Ministers have steped in to tackle the sickness claims culture which is damaging Britain’s reputation overseas
The move follows concerns from the travel industry that more and more suspected false insurance claims for gastric illnesses like food poisoning are being brought by British holidaymakers, partly fuelled by touts operating in European resorts.
Advice from the travel industry shows the upsurge of claims in this country – reported by the industry to be as high as 500% since 2013 – is not seen in other European countries, raising suspicions over the scale of bogus claims and damaging our reputation overseas.
Due to the reported increase in claims, and as many tour operators appear to settle them out of court, the costs to the industry are increasing.
This is raising fears of higher package holiday prices for the majority of law-abiding holiday makers.
A major barrier to tackling the issue is that these spurious claims are arising abroad. Legal costs are not controlled, so costs for tour operators who fight claims can be out of all proportion to the damages claimed.
Ministers today said they want to reduce cash incentives to bring spurious claims against package holiday tour operators. Under these proposals tour operators would pay a prescribed sum depending on the value of the claim, making the cost of defending a claim predictable.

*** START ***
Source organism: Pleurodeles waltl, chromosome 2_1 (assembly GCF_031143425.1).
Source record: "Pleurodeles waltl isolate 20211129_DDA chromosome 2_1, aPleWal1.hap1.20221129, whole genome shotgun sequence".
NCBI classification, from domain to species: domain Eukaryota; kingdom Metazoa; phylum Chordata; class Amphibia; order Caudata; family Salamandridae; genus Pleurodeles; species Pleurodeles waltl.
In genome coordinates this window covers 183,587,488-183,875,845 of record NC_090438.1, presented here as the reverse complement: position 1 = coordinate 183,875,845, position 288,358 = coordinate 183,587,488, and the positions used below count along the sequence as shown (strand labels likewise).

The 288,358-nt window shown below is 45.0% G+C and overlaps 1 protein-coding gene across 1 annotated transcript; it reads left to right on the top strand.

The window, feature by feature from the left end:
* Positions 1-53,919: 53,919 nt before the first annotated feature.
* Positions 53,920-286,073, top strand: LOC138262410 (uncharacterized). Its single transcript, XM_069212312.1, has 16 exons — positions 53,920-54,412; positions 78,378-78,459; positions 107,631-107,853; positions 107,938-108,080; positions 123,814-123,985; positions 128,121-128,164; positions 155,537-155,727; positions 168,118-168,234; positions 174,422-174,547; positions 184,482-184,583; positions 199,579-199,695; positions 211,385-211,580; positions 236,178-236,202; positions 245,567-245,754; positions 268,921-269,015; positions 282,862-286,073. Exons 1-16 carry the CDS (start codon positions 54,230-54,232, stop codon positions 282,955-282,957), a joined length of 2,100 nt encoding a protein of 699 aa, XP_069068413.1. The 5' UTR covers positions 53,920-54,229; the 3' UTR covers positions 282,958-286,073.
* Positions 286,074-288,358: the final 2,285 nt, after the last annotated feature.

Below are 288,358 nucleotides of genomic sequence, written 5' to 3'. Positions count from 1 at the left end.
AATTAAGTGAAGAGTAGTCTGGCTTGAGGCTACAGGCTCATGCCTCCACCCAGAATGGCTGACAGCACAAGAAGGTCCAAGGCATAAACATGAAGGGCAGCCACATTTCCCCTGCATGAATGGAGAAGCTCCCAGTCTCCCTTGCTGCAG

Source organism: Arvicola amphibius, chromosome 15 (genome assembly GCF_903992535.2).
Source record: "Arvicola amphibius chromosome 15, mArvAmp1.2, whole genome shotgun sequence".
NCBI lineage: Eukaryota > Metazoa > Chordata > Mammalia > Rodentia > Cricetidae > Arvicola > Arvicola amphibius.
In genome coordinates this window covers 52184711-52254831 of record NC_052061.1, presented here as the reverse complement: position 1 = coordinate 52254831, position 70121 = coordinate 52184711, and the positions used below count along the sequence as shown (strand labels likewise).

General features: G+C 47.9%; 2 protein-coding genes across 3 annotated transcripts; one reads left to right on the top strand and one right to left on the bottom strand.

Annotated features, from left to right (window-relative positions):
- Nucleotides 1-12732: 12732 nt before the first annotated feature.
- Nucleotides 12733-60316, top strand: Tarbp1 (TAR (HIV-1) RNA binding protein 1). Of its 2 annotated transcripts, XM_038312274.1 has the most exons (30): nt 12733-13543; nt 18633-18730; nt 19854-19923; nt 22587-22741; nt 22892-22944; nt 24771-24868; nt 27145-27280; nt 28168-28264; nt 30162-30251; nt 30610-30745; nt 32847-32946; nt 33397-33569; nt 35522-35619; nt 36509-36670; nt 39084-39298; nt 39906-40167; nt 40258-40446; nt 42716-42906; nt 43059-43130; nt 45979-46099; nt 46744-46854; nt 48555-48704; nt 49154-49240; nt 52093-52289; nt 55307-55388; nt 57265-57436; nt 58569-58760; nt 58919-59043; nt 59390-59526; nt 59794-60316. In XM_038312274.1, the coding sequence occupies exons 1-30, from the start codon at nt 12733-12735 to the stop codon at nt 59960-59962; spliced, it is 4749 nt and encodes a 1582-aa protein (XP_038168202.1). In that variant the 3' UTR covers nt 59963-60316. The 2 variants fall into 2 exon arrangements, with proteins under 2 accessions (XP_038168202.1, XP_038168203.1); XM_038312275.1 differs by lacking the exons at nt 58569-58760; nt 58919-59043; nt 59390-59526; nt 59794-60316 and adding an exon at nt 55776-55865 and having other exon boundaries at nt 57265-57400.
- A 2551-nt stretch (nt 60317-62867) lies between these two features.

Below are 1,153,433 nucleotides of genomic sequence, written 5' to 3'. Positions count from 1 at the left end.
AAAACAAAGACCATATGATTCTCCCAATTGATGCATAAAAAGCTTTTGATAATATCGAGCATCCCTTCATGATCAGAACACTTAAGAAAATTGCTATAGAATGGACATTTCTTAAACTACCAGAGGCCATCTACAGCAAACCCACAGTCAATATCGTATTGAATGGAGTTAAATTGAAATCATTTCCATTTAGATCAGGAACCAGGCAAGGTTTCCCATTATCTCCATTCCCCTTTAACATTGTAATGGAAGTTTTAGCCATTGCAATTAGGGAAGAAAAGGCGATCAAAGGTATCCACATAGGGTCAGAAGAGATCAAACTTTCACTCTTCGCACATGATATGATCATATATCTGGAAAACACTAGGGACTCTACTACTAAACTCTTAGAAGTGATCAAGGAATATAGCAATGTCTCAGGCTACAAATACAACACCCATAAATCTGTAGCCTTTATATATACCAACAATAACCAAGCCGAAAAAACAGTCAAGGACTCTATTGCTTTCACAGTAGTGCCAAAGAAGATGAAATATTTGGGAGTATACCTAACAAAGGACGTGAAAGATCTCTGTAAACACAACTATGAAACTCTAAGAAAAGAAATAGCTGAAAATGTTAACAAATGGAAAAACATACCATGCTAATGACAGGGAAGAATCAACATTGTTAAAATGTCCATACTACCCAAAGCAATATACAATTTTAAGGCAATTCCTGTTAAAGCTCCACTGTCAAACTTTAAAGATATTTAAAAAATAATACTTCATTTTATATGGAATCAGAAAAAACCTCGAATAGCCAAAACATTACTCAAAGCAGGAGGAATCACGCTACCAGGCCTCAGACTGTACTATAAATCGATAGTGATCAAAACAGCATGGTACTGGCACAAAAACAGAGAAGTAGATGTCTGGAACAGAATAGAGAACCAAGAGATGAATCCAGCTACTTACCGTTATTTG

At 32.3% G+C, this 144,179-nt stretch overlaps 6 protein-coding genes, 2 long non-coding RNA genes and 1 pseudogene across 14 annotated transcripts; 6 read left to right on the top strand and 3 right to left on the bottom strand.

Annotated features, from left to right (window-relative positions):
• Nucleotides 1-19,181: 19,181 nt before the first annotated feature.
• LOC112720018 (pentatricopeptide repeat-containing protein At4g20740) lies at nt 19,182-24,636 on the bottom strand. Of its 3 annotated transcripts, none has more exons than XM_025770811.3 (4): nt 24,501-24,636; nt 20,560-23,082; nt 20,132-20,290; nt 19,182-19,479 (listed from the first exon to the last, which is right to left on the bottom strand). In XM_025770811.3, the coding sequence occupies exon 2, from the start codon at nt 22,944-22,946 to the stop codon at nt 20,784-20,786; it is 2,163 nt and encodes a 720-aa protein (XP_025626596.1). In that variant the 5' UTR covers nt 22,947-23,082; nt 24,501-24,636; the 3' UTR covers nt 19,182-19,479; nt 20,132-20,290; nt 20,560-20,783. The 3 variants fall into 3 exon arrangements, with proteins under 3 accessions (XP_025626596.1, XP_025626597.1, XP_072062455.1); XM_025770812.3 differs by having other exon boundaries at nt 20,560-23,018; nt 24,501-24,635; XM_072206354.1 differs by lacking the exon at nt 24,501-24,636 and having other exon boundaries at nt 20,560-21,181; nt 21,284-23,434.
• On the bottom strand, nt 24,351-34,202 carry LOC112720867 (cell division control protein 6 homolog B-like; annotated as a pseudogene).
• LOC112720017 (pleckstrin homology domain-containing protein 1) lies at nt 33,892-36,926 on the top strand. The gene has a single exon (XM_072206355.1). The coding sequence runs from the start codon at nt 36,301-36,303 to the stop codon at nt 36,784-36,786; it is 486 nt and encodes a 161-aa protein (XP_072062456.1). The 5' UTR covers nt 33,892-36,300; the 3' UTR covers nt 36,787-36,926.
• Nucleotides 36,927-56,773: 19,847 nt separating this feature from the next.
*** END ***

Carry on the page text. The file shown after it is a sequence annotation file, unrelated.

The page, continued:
Justice Secretary David Lidington said “Our message to those who make false holiday sickness claims is clear – your actions are damaging and will not be tolerated”.
The vast majority of holidaymakers will not make false claims, and those with genuine claims will still be able to claim damages. But these changes will crack down on those who do make bogus claims and help stop the price of package holidays soaring for the honest majority.
Just a final point to remind you. You could face up to three years in prison if found guilty of making a fraudulent claim. That “dodgy prawn” could cost you dear!